Michigan Program Cuts into Scrap Tire Piles

Michigan has been cleaning up its illegal scrap tire piles since 1991, with the passage of "Part 169," the Scrap Tire Cleanup Program. The Michigan legislature is looking at ways to continue the program.

Each year since 1992, the Michigan Department of Environmental Quality (MDEQ) has awarded grants to clean up scrap tire collection sites and illegal dump sites of tire piles that have been in existence prior to 1991.

Grant money comes from the fee collected per used tire by tire retailers who sell new tires. In the fiscal year 2001-2002 Michigan had $600,000 to award. This year it will be used to clean up over 470,000 tires at nine different sites around the state.

The number of applications has always exceeded the funds that are available.

Julie Vallier, MDEQ department analyst explained that for the current fiscal year MDEQ received more than 40 applications asking for more than $3 million.

Applicants can seek funding: if they own a site that has abandoned scrap tires, but they are not responsible in whole or part for the accumulation of the scrap tires; if they are a retail scrap tire collection site and have at least 1,500 scrap tires which were accumulated before January 1, 1991 and the tires are still on site; if they are a non-retail scrap tire collection site containing at least 500 scrap tires which were accumulated before January 1, 1991 and the tires are still on site; or is an automotive recycling operation with at least 2,500 scrap tires which were accumulated before January 1, 1991, and the tires still remain on site. There are other conditions that applicants must meet as well.

When choosing who will receive the grants, the DEQ looks at the following: actual or potential involvement of a site in an urban renewal/economic development; actual or potential impacts to public health, such as fire hazards posed, potential for air contamination from a fire, risk from mosquito transmitted diseases and safety/injury potential; actual or potential adverse impacts to the environment and natural resources; degree of support and commitment for the project from the local community; existing cleanup efforts; effectiveness of proposed removal efforts; and certainty the grant money will be spent for intended purpose, among other criteria.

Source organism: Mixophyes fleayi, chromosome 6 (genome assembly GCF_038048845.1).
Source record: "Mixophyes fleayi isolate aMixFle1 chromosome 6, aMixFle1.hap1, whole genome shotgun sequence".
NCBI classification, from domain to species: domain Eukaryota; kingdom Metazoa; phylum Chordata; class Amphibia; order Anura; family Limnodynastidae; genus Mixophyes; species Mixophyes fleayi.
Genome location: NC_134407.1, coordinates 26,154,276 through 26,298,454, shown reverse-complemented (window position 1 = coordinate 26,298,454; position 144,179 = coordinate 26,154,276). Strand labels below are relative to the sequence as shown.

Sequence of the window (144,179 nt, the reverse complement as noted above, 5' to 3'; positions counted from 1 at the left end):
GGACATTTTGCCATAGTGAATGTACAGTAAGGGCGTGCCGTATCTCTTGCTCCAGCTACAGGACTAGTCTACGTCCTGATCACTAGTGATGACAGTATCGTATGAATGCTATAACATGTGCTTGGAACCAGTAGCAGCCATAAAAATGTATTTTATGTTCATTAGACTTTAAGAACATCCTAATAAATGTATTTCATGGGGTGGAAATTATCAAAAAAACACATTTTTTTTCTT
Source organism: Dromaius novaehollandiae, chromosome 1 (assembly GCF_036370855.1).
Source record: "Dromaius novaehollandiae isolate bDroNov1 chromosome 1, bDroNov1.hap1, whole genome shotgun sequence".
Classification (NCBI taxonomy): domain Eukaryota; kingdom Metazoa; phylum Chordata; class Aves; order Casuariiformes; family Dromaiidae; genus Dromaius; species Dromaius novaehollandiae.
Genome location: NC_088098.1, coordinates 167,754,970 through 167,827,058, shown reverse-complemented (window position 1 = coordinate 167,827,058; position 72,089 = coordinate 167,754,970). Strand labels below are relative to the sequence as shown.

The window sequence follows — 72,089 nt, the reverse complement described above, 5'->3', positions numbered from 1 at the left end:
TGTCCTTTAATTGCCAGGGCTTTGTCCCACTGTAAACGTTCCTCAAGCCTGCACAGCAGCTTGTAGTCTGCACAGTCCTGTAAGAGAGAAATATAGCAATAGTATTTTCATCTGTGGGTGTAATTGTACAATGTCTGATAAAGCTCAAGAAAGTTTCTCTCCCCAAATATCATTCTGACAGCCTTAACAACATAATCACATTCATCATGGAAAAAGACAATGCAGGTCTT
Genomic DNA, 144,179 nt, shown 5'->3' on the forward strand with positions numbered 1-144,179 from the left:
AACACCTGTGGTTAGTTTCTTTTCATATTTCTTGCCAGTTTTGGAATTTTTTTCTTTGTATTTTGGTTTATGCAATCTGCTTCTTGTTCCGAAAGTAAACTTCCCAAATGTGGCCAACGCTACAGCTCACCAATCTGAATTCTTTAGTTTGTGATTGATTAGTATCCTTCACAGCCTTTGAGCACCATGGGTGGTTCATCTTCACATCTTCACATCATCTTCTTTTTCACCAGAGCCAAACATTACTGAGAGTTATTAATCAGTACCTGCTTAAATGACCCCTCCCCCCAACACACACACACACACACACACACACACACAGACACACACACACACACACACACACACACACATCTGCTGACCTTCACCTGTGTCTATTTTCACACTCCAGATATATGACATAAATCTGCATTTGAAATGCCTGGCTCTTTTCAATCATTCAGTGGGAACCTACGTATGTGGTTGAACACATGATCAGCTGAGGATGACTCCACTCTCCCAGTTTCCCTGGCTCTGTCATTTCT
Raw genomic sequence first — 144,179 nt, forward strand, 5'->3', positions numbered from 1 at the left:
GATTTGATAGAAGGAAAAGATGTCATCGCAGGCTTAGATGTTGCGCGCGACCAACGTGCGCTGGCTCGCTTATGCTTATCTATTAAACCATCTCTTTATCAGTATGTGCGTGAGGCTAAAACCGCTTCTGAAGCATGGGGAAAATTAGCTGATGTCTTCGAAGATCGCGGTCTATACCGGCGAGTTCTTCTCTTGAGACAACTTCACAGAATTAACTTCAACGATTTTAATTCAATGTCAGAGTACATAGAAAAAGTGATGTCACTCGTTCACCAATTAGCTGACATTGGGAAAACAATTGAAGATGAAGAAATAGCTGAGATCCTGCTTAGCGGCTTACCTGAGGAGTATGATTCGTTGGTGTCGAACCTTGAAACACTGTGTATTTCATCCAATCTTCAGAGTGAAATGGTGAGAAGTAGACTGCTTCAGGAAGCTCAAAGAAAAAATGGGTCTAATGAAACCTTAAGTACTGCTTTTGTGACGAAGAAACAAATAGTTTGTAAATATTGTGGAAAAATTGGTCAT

Ms. Vallier said, "Many applicants don't have the documentation to prove that the tires have been there since before 1991. Other applicants have received money before and they are not eligible for another grant. We are trying to share the wealth. Also the Michigan Department of Natural Resources usually get a small amount of money to clean up some of the illegal dumps on public land."

The documentation usually shows that the district DEQ inspection staff had been to the site in the past, or that the fire department in the area was at the site to document the tire piles in case of fire. People also have to have proof of property ownership.

Ms. Vallier said, "Some places register with the fire department, especially large sites that have a couple million tires. They set up fire lanes so if there is a fire at a site, this allows departments to get in there to fight fires."

Since the first grants were awarded in 1992, Michigan has awarded $6.8 million in grants. This has been used to clean up 203,445 truck tires and 5.3 million passenger tires. There is not a count for the number of agricultural tires that have been collected.

The program reimburses the grantees. The tires first have to be taken care of in a way that is acceptable to the DEQ. The participants are then reimbursed after an invoice is provided and the district DEQ staff has done an inspection that the tires have been removed.